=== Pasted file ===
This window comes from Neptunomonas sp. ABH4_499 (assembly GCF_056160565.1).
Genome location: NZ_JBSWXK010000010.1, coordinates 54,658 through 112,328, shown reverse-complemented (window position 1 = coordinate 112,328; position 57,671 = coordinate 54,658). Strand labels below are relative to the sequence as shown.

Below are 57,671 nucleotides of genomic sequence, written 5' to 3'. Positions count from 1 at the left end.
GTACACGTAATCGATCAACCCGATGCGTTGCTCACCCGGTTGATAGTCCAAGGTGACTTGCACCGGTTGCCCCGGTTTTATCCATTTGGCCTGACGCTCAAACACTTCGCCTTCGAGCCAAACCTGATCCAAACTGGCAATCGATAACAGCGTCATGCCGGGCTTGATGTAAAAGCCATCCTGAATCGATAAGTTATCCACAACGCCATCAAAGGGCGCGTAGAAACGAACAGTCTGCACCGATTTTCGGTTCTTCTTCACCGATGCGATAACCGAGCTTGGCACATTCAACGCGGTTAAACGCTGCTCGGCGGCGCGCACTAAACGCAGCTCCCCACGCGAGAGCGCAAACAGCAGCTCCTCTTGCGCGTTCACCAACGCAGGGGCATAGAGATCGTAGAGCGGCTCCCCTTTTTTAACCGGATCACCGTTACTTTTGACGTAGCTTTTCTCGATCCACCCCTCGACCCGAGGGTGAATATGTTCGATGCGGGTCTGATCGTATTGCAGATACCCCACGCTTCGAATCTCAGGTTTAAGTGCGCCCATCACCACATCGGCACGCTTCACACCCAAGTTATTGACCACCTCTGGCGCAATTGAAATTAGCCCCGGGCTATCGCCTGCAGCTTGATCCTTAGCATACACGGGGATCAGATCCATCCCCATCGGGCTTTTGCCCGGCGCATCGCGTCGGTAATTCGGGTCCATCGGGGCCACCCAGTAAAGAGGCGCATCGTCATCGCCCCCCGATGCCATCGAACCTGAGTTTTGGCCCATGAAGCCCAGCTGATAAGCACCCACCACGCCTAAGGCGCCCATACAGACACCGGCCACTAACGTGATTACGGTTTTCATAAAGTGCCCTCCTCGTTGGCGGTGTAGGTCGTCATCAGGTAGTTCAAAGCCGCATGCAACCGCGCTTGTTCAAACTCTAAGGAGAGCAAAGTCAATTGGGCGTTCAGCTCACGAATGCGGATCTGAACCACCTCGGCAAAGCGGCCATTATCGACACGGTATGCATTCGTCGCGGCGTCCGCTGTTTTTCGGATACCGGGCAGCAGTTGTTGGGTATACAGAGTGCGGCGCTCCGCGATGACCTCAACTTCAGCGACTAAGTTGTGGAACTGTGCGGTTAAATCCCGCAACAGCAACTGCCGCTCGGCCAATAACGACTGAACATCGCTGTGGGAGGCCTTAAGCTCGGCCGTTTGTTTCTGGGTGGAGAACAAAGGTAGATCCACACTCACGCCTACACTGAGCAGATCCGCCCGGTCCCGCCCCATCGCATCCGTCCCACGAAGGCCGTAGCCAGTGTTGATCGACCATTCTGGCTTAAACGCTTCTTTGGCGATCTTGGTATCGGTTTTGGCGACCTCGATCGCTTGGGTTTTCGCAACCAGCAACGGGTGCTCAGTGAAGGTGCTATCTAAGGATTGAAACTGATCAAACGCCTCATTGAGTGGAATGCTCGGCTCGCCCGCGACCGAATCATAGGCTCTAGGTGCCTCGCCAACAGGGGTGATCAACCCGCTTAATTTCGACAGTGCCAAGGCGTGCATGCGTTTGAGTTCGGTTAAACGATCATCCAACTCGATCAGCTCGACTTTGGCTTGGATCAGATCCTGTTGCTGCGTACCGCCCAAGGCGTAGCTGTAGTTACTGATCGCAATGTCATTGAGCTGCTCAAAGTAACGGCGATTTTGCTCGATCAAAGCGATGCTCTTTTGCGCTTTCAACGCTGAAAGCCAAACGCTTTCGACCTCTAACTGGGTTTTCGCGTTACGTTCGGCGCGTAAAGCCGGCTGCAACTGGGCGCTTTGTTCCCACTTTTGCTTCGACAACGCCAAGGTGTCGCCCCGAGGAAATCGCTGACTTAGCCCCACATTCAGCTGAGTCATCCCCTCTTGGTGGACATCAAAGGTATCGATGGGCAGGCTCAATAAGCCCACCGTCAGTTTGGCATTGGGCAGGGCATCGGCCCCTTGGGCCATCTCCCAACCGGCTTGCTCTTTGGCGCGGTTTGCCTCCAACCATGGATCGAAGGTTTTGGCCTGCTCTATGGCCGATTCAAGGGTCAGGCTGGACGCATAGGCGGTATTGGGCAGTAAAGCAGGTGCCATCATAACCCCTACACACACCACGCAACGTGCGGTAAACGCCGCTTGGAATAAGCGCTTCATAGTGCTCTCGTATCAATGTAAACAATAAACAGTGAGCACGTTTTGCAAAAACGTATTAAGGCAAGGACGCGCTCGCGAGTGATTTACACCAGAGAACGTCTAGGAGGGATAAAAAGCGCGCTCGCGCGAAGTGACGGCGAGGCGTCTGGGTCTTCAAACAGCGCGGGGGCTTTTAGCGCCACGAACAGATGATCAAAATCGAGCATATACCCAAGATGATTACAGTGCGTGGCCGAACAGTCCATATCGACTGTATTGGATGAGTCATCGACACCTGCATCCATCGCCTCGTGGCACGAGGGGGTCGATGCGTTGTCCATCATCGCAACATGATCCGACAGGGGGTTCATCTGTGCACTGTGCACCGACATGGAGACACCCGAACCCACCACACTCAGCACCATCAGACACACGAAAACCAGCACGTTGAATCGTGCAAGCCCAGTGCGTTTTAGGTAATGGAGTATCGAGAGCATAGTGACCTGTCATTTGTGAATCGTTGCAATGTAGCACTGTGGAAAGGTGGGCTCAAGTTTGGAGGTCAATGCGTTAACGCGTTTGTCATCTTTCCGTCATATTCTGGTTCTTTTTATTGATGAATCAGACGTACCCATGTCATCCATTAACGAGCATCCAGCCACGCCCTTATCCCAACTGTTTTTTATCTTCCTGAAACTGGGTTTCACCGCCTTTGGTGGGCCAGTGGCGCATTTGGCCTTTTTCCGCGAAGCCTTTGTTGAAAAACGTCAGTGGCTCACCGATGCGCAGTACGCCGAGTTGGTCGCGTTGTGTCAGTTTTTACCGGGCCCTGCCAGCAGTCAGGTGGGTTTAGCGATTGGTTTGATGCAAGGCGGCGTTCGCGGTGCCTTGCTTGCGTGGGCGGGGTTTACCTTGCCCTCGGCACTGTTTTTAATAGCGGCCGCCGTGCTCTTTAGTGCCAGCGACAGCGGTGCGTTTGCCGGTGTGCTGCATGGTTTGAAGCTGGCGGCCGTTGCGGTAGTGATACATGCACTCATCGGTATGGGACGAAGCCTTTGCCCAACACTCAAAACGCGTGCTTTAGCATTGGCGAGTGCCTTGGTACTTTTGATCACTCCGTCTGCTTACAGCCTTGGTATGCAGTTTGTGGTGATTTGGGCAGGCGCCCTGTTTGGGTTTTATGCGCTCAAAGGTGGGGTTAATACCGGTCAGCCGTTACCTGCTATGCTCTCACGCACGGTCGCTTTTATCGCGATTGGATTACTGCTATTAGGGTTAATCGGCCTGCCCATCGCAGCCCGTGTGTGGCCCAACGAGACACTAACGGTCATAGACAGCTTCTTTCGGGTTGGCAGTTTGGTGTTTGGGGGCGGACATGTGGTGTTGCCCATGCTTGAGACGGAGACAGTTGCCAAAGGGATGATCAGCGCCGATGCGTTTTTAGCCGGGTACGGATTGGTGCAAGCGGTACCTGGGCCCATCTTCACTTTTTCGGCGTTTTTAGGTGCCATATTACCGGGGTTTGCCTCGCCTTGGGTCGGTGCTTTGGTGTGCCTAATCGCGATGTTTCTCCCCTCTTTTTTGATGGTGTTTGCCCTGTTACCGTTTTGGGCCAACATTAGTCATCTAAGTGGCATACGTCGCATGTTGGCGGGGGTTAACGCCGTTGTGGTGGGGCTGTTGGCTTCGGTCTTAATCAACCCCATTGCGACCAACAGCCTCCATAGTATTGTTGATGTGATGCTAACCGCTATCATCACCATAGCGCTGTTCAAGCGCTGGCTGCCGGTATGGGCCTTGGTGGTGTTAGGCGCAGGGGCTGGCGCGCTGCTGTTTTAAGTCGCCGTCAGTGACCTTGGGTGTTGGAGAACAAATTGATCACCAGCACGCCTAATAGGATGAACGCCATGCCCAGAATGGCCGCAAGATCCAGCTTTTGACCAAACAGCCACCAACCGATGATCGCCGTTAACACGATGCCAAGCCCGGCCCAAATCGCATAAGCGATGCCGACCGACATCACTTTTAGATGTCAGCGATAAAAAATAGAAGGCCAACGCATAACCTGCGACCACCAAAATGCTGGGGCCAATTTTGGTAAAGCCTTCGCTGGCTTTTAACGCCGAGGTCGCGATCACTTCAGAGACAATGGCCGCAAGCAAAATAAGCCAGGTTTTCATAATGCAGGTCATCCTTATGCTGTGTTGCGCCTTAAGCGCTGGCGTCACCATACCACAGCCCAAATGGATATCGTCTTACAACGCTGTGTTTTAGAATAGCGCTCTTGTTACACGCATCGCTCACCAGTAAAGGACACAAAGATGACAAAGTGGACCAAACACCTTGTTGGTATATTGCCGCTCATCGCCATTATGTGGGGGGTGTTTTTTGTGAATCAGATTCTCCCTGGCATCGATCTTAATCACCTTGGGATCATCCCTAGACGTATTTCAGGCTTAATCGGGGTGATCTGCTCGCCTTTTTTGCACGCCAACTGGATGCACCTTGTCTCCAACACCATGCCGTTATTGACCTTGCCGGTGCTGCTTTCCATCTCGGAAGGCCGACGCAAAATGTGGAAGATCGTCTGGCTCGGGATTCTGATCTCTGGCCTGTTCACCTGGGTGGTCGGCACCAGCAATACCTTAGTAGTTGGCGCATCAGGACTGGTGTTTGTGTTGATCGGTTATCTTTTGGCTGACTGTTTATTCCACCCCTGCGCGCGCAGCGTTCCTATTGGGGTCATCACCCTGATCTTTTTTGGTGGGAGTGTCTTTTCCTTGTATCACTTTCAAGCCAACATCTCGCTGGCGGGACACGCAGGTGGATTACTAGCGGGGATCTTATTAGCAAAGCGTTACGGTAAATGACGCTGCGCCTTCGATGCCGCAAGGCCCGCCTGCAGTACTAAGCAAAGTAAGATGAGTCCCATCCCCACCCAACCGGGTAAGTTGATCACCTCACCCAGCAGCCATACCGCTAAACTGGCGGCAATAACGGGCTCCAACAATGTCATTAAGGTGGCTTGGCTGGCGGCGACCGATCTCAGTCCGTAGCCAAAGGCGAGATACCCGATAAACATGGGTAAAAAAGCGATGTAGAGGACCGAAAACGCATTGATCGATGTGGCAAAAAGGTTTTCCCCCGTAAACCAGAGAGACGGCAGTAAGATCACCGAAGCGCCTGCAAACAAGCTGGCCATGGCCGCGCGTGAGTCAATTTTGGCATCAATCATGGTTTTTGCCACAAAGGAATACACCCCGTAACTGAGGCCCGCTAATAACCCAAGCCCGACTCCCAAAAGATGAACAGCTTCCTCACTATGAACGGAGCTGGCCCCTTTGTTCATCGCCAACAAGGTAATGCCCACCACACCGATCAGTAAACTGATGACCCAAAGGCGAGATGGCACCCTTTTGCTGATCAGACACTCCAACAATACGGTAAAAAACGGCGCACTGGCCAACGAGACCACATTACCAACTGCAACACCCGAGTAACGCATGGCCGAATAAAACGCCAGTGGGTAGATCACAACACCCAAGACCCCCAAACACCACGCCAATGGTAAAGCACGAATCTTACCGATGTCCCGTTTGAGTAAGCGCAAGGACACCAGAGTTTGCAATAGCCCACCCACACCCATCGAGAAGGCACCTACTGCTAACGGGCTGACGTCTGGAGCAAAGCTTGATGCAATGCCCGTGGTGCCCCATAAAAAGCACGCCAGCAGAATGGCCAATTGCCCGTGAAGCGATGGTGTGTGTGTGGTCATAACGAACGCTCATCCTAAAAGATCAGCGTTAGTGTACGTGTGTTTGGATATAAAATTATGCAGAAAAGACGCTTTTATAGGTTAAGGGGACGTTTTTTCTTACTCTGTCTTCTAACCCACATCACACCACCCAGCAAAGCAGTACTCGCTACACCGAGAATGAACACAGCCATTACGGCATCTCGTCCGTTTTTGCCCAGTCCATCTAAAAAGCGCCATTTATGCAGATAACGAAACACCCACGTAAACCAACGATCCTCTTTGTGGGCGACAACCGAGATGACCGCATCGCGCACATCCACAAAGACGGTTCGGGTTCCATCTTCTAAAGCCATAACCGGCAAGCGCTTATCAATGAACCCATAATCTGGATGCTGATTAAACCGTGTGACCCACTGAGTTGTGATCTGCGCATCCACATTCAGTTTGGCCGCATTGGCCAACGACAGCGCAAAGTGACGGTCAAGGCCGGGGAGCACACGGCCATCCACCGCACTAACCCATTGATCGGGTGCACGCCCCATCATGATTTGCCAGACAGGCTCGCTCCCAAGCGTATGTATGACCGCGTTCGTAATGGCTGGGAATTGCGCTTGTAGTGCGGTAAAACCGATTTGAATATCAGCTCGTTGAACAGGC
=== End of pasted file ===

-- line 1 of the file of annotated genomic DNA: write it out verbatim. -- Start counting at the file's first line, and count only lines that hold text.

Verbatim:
This window comes from Neptunomonas sp. ABH4_499 (assembly GCF_056160565.1).